Tornado Warnings and Watches: What You Need to Know

A tornado watch signifies that conditions are present that might lead to tornadoes in the next hours. This does not indicate that tornadoes are near, but it is something to keep in mind as you go about your day.

An genuine tornado has been witnessed falling from the clouds or on the ground, or meteorologists have identified circulation in the storm on their Doppler radar. Many cities and towns in tornado-prone regions have warning sirens that will sound if a tornado strikes. If you don’t live near a tornado warning system, it’s particularly crucial to keep an eye on the local weather during a tornado watch. Consider downloading the Red Cross tornado warning app on your phone, which will sound an audible alert if a tornado warning is issued. (Even if there are sirens in your region, if you’re like me and occasionally sleep through them, this is a smart idea.)

Professional guidance now says that if a tornado warning is issued, you should take shelter immediately. And that is sound advice. Personally, I turn on the TV to a local news station as soon as I hear the siren, because they give you blow-by-blow reporting of exactly what’s going on, even if there’s only suspicious circulation or when a tornado is on the ground 30 miles from where we live (the average warning time before a tornado hits is almost 15 minutes). Many times, they even specify particular areas or crossroads where people should seek urgent refuge. (Having an emergency radio for updates in case the power goes out is a smart idea.) I keep an eye out to see whether we’re in the line of the twister, and I’m prepared to flee to our underground garage if necessary.

This isn’t to argue that tornado warnings shouldn’t be taken seriously. When you live in an area where the sirens often sound but nothing happens, it’s easy to become that way. Experts believe that’s why the death toll from the 2011 tornado in Joplin, Missouri was so high: many assumed it was just another false alert and continued driving and going about their business instead of seeking cover. Every tornado warning must be treated as if it were the genuine thing.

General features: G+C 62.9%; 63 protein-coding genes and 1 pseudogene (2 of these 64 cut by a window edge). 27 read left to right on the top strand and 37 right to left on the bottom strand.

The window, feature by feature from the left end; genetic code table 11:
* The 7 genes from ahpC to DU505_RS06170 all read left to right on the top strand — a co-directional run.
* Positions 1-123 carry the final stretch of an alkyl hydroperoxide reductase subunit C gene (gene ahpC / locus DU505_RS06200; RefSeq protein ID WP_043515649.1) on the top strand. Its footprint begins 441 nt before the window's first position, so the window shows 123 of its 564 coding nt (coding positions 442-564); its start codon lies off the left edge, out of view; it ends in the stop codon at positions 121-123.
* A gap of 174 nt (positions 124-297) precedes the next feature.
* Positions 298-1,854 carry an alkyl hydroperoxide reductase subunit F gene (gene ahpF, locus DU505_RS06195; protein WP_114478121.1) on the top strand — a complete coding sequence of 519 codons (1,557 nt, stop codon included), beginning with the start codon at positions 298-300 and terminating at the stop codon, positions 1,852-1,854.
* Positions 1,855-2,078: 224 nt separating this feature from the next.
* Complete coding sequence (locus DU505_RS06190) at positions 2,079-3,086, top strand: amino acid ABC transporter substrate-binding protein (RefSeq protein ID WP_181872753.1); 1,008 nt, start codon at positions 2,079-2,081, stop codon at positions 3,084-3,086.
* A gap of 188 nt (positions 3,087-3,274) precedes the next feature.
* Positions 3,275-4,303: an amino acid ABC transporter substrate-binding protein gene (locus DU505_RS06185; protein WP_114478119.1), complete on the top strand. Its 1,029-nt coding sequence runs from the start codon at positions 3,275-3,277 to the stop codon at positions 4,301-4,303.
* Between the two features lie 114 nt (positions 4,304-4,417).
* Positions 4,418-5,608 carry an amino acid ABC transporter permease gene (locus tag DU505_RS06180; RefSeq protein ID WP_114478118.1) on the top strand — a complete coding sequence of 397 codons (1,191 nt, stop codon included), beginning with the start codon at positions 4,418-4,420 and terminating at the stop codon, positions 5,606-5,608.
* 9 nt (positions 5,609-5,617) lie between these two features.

Take Shelter

The greatest threat, no matter where you are when a tornado hits, is flying debris. While most tornado injuries and deaths are caused by debris that strikes, impales, or lands on victims, most tornado injuries and fatalities are caused by debris that hits, impales, or lands on victims. Twisters can convert 2X4s, bricks, and branches into lethal projectiles as they tear apart houses and homes and level trees. When a tornado strikes, here’s how to be safe no matter where you are:

In a residence. If you don’t have a designated storm shelter, the basement is the greatest location to take refuge in a home (or anyplace else). If you don’t have a basement (which isn’t very common out here), go to an inside bathroom, corridor, or closet on the lowest level of your home with no windows; the more walls you can place between you and the wind, the better. If possible, avoid putting yourself beneath a huge, heavy item on the floor(s) above you, such as a piano or refrigerator, if you reside in a multi-story home. If the house’s structural integrity is jeopardized, it might all come tumbling down.

Man hiding under mattress house cutaway diagram survive tornado.

To protect yourself from debris, such as that which could fall on top of you, attempt to cover yourself with a mattress or blankets, or burrow beneath a strong table or workbench. To protect your head, experts suggest wearing a motorbike, football, or cycling helmet. Curl into a ball and protect your head with your arms and hands if you don’t have any additional cushioning.

In addition to these safeguards, there are a few misconceptions you should be aware of that aren’t true:

  • Myth #1: If a tornado is approaching, open the windows to equalize the pressure inside the home with the tornado’s low-pressure eye; otherwise, the house will explode. There is no truth to this, and racing about opening your windows might result in you being chopped up by flying glass, as well as the tornado’s forces pulling the roof off your home.
  • Myth #2: The safest position in a room/basement is in the southwest corner. I remember hearing this one when I was a kid, but it’s not true. Tornadoes are considered to blow debris to the northeast since they originate in the southwest. A tornado, on the other hand, will smash your home from all sides; no area is inherently safer than the next.